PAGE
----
Haven’t all families in the maelstrom heard the mental illness maxim? For those with schizophrenia, the foundation of recovery rests first on the cornerstone of… “medications compliance.” Or maybe we’ve heard that other mental illness manta: Like diabetes, schizophrenia requires a lifelong course of medication. It’s almost as if we know these truths to be self-evident. Which they are, right?…
Well, maybe not. Recent (2007) research supported by the National Institute of Mental Health suggests the opposite. In a 15-year longitudinal follow-up study (entitled “Factors Involved in Outcome and Recovery in Outcome and Recovery in Schizophrenia Patients Not on Antipsychotic Medications: A 15-Year Multifollow-up Study“), Martin Harrow and Thomas H. Jobe researched whether unmedicated individuals with schizophrenia can function as well as those on medication. Their study included 64 individuals with SZ who were were initially assessed upon hospitalization, and then followed up 5 times over 15 years. At each follow-up, the individuals were compared on symptoms and global outcome.
What did Harrow and Jobe discover? “A larger percent of schizophrenia patients not on antipsychotics showed periods of recovery and better global functioning.” What else?
“…there were large, significant differences in global functioning between patients on medications and patients not on medications at 4 of the 5 follow-ups…”
“The data… show that at the 10 year follow-ups, 79% of the patients with schizophrenia on antipsychotics had psychotic activity, whereas 23% of those not on any medication had psychotic activity…“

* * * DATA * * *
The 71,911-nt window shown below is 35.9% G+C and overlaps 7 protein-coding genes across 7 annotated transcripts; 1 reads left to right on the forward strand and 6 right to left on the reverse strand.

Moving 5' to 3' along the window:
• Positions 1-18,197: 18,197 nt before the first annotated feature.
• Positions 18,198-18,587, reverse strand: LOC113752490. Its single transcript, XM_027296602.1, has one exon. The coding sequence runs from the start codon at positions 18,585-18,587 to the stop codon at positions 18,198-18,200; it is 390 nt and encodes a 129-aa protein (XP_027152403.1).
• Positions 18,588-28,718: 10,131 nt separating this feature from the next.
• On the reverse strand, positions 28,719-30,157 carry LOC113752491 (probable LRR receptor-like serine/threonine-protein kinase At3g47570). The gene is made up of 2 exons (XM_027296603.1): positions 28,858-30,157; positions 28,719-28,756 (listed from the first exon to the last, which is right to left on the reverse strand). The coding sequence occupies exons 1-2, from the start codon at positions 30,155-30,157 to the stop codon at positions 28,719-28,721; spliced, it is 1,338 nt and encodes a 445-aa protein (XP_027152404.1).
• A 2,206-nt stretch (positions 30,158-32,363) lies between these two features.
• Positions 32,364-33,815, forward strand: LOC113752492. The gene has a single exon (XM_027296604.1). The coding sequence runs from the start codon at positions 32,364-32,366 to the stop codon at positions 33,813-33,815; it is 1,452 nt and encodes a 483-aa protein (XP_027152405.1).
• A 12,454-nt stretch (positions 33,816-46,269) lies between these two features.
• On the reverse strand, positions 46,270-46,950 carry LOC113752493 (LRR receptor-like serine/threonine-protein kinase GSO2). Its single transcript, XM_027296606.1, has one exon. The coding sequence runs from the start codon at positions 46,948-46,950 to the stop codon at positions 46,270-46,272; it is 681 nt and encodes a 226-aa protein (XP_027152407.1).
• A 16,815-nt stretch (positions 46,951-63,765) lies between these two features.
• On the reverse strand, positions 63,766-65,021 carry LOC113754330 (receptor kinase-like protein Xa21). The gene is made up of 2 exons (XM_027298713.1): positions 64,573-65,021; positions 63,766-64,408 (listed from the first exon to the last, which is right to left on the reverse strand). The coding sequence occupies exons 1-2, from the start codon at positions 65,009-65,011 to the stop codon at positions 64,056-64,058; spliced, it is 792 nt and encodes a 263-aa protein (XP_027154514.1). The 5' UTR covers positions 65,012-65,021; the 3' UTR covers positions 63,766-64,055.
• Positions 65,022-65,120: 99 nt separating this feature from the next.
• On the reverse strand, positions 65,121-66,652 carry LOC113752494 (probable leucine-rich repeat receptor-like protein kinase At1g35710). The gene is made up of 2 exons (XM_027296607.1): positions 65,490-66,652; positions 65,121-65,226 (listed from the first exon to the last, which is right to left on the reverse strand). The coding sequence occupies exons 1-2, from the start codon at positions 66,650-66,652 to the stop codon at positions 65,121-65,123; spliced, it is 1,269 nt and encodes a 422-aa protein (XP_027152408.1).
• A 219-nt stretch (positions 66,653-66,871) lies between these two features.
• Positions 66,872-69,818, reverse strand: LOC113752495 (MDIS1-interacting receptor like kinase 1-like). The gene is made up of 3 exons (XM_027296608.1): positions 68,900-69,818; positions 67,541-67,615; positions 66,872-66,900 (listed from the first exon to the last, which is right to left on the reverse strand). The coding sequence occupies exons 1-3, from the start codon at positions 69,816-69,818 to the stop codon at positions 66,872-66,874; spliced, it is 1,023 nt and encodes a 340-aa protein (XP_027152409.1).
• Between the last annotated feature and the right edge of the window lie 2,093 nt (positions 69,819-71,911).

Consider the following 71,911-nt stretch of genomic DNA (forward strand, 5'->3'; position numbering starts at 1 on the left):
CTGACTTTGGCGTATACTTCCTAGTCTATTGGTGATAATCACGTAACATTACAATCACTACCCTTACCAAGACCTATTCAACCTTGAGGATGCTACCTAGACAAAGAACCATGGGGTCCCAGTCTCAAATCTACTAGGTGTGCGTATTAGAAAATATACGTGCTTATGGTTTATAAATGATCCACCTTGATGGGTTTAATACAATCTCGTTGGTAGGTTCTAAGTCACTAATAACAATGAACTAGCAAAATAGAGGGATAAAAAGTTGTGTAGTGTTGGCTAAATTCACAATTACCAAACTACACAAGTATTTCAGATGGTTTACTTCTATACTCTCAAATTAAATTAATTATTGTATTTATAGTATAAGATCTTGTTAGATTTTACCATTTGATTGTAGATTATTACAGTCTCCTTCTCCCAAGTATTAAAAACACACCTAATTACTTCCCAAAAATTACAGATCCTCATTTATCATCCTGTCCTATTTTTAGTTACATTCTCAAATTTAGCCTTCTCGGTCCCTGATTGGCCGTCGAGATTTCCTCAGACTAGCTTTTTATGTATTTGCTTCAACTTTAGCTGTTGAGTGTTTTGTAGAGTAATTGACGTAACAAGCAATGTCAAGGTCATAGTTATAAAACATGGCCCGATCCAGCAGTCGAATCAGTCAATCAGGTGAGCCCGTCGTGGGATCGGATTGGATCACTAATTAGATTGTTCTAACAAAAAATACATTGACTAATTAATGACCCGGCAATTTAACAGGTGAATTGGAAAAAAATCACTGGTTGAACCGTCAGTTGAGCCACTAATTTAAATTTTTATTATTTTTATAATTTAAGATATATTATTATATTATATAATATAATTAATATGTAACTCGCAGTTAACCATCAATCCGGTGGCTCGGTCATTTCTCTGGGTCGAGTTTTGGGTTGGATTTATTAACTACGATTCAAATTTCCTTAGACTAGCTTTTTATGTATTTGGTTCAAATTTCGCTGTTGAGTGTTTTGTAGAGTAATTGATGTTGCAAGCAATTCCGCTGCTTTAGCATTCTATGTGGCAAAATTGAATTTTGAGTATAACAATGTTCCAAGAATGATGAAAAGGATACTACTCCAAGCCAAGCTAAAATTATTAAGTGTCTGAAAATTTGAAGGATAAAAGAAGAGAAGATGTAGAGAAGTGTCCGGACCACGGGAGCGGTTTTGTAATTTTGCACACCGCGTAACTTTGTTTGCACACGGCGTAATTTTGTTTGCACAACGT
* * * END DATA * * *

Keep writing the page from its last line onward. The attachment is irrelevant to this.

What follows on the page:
“Those who were unmedicated at the 15 year follow-ups had previously experienced significantly more periods of recovery than those on antipsychotic medications at the 15 year follow-ups.”
The researchers attribute these results in part to individual factors among a self-selecting subgroup of those investigated. “The results,” they say, “suggest that the subgroup of schizophrenia patients not on medications was different in terms of being a self-selected group having better earlier prognostic and developmental potential.” But they admit that such characteristics could not be determined in advance at the beginning of the 15 year study.
For families with loved ones having SZ, their conclusions are compelling, not to say stunning. Despite all we are led to believe by providers, experts, and prevailing social attitudes, the opposite may be true. The use of antipsychotic medications, while perhaps helpful in the short-term, may be harmful in the long-term.